The UN is calling for urgent action on climate change and a new model for growth
On 5 September, UN Secretary General António Guterres presented the latest report of the Global Commission on the Economy and Climate, which makes an urgent call for action on climate change and describes the economic benefits this could generate.
Although we are seeing unprecedented progress in moving towards a “new climate economy”, the pace of this transformation is not fast enough, and urgent action is required. While the commitment to a low-carbon economy offers a raft of opportunities, the costs at stake for failing to act can now be measured. “Last year, climate-related disasters caused thousands of deaths and losses of $320 billion”, according to Mr Guterres.
The report cautiously estimates that bold climate action could deliver at least $26 trillion in economic benefits through to 2030, the deadline set by UN member states for achieving the Sustainable Development Goals.
Ambitious measures in the main sectors of the economy could:
- Generate over 65 million new low-carbon jobs by 2030.
- Avoid over 700,000 premature deaths from air pollution by 2030.
- Generate, through subsidy reform and carbon pricing, an estimated $2.8 trillion in additional government revenues per year in 2030.
The Global Commission calls for priority action on four fronts over the next three years:
1 - Ramp up efforts on carbon pricing and move to mandatory disclosure of climaterelated financial risks:
- A carbon price of at least $40-80 by 2020. Subsidies and tax breaks on fossil fuels and farming practices that cause pollution are to be gradually phased out by 2025.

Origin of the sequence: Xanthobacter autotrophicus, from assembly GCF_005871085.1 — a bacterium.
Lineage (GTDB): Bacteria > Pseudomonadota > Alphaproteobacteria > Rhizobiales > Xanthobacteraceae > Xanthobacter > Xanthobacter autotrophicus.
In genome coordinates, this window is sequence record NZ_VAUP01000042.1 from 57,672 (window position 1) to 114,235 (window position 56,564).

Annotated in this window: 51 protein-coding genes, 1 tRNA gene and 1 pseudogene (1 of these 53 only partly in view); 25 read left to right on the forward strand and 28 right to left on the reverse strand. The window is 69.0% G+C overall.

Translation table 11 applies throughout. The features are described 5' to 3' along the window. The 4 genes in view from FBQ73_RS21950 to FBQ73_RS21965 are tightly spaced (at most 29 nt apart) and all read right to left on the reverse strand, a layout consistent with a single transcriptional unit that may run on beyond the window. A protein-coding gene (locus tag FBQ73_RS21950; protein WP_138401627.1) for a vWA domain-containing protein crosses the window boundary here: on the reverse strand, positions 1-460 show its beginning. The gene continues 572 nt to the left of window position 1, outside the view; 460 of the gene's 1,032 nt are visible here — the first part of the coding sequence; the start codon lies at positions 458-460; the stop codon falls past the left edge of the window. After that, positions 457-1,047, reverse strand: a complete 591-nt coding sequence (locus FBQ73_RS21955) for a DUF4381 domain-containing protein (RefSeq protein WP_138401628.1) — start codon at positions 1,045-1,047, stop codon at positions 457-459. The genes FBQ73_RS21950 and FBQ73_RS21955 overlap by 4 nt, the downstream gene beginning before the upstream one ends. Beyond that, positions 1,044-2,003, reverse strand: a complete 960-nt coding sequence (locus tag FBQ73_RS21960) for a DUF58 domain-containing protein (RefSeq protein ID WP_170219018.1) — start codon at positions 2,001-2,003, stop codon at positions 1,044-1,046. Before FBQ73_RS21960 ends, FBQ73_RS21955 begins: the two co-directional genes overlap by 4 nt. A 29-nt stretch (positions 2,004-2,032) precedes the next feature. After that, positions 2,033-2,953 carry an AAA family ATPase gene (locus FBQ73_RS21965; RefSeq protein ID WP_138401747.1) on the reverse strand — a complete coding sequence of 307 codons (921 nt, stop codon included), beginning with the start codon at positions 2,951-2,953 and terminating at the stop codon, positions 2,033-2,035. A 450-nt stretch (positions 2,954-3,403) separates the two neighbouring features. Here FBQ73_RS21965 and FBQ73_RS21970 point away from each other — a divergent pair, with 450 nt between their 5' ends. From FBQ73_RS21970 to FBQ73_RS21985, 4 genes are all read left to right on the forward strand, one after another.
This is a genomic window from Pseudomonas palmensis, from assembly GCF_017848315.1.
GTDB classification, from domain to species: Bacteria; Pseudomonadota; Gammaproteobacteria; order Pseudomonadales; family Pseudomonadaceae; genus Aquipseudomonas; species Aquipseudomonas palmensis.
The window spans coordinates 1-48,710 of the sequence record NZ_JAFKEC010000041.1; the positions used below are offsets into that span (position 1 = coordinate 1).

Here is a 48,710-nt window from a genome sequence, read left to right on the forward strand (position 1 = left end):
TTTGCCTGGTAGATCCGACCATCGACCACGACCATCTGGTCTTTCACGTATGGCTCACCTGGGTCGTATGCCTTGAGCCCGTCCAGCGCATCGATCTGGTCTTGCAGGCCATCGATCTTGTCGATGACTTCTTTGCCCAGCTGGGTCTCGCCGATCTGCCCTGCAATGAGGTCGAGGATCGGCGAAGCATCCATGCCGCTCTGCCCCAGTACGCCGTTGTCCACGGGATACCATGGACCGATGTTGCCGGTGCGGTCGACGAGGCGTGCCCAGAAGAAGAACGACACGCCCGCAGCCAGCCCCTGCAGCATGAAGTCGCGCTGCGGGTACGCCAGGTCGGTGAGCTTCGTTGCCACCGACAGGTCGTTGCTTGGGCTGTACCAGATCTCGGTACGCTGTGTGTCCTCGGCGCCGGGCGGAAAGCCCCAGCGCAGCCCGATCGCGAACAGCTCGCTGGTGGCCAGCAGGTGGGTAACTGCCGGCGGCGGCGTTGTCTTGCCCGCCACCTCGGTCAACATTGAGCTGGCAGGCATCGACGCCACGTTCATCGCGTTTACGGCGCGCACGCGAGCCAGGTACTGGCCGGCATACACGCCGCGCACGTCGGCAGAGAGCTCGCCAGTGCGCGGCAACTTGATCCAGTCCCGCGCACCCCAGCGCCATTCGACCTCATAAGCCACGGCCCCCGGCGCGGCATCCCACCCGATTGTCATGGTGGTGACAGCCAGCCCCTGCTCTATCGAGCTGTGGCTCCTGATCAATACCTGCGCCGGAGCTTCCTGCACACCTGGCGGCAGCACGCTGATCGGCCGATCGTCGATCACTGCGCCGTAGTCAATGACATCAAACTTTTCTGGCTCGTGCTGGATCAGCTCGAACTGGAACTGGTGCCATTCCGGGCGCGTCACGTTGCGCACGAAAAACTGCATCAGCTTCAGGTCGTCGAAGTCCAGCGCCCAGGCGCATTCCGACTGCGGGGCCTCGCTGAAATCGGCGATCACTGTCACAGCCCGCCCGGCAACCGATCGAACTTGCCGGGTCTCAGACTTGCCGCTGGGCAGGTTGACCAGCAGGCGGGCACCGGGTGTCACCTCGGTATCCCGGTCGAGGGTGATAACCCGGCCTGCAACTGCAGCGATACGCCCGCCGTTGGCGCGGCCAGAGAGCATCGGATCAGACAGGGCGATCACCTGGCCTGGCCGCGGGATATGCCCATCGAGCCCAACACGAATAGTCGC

- Obligation to disclose information on the financial risks related to climate change in accordance with the TCFD recommendations.
2 - Accelerate investment in sustainable infrastructure:
- Make infrastructure an asset class in its own right.
- The goal: to invest at least $100 billion per year by 2020.
3 - Harness the power of the private sector and unleash innovation:
- All Fortune 500 companies should have targets aligned with the Paris Agreement.
- Commit at least $50 billion of new capital to meeting climate challenges beyond the energy sector.
4 - Build a people-centred approach that shares gains equitably and ensures a just transition:
- Establish energy transition plans with companies, trade unions and civil society to ensure a just transition for workers and communities.
- Include women in this transformation to boost global GDP by $28 trillion per year by 2025. (McKinsey).
- Place more emphasis on resilience and adaptation across policies and efforts
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